Medicaid ob-gyn fee cuts worry doctors, advocates
The state’s Medicaid program is cutting payment rates for doctors who provide pregnancy care, perform deliveries and women’s preventive services, leading medical groups and advocates to worry that it could become harder for low-income pregnant women to find doctors to treat them.
The cuts in ob-gyn payment rates come after a significant growth in the number of people covered by Medicaid, noted a group of medical organizations and hospital officials, who warned in a letter to state social service officials that the cuts could lead to significant problems.
“These draconian cuts will have an immediate and irreversible impact on access to care for expectant mothers in the Medicaid program in Connecticut,” the Connecticut State Medical Society, American Congress of Obstetricians and Gynecologists, Connecticut Chapter of the American Congress of Obstetricians and Gynecologists, Connecticut Academy of Family Physicians, Yale Medical Group, Women’s Health Connecticut, and several hospital leaders wrote to Social Services Commissioner Roderick L. Bremby and Medicaid director Kate McEvoy.
If physicians stop accepting Medicaid because of the reduced rates, they warned, Medicaid patients could have to travel long distances to seek care, and many pregnant women — who require frequent care, particularly in the third trimester — wouldn’t be able to do so.
Medicaid covers about 40 percent of all births in Connecticut, including 60 to 70 percent of births in the state’s largest cities, said Mary Alice Lee, a senior policy fellow at Connecticut Voices for Children, who analyzes Medicaid data and serves on the council that oversees the program.
“The Medicaid program is arguably the most important maternal and child health program in Connecticut,” she said. “So any change in the Medicaid program is significant, and we need to pay attention to it.”
Research indicates that fees are only one of several factors that influence whether physicians participate in Medicaid, Lee said. But she said she’s concerned about the impact any cuts to the fee schedule could have on physician participation, especially in maternal and child health.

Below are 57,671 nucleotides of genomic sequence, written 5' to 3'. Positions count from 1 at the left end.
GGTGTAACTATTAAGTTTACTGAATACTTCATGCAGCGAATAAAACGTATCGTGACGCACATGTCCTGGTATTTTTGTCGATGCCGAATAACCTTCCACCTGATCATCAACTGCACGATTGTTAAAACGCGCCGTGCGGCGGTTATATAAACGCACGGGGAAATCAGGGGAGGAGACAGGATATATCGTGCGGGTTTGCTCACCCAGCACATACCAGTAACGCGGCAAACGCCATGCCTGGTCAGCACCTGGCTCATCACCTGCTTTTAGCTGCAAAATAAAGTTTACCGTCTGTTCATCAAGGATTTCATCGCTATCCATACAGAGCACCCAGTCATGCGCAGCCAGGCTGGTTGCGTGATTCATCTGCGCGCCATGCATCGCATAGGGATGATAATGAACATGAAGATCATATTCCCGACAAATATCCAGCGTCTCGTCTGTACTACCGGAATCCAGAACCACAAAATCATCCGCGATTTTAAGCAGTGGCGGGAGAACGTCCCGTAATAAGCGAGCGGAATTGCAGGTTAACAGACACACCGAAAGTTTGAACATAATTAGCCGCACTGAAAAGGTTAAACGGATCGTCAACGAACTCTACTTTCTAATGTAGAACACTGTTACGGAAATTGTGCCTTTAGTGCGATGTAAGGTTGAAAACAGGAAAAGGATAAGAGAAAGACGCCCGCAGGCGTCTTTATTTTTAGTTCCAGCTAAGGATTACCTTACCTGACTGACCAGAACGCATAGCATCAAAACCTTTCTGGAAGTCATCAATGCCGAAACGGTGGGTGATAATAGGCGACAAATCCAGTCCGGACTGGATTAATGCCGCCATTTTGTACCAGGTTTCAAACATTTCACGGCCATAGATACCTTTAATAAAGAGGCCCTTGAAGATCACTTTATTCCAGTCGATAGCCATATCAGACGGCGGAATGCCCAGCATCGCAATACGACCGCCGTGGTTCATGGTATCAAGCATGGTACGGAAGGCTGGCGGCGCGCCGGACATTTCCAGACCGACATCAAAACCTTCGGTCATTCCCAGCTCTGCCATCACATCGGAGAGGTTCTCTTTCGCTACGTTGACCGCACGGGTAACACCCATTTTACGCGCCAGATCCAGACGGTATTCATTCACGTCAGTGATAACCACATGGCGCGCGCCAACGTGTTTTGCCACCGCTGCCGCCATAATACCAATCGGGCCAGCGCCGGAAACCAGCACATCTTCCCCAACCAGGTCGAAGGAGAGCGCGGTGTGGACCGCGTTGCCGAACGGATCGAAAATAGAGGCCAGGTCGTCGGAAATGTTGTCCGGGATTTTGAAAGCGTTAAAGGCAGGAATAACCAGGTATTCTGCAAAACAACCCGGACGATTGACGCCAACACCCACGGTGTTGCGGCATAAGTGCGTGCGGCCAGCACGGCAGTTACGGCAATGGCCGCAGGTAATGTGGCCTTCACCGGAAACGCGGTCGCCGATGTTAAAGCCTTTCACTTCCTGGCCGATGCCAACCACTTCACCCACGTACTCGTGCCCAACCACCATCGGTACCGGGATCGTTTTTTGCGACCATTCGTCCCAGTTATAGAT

The cuts, which took effect April 1, include reduced payments to ob-gyns for certain preventive care, imaging and deliveries. The payment rates for obstetrical care, for example, fell 23 percent, from $2,900 to $2,252. A doctor performing a cesarean delivery will now be paid $1,393, down 13 percent, while a preventive care office visit for a woman aged 18 to 39 now pays $123, down from $187.
Matthew Katz, CEO of the Connecticut State Medical Society, said that even before the cut, Medicaid’s obstetric rates were already far below what commercial insurers pay.
Medicare payment rates are often used as a benchmark for Medicaid rates, and Department of Social Services spokesman David Dearborn noted that Connecticut obstetricians have been paid “well over 100 percent” of the comparable Medicare rates, while most other specialists are reimbursed at an average of 57 percent of Medicare rates.
“The rates taking effect April 1 will still be higher than Medicare-level rates,” he said.
While Medicare mainly covers people aged 65 and older, it also provides coverage to some younger people with disabilities.
Dearborn said the cut was “one of a number of difficult measures in the current fiscal environment.” Laboratory fees were also recently reduced significantly, while other providers face rate cuts as part of Gov. Dannel P. Malloy’s proposed budget for the next two fiscal years.
The rate cut is expected to save the state $1 million this year and $6 million in the next fiscal year.
“We do not anticipate that Connecticut doctors will limit access to care for pregnant women,” Dearborn said.
Many women use their ob-gyns as their primary care physicians, and Lee noted that while the state has put money into reimbursement increases for primary care doctors, “ironically, these primary care rates for women are being cut and access to care may be affected.”
It will be critical for the department to monitor provider participation, she said.
“At the very least, if this is a cost-cutting measure that the department feels it cannot avoid, then they must be prepared to monitor the impact of the cuts on provider participation in the program and be able to report back to the Connecticut General Assembly and the Medicaid oversight council on just how access to primary care and access to specialty services during pregnancy and afterwards are affected by the cuts,” Lee said.
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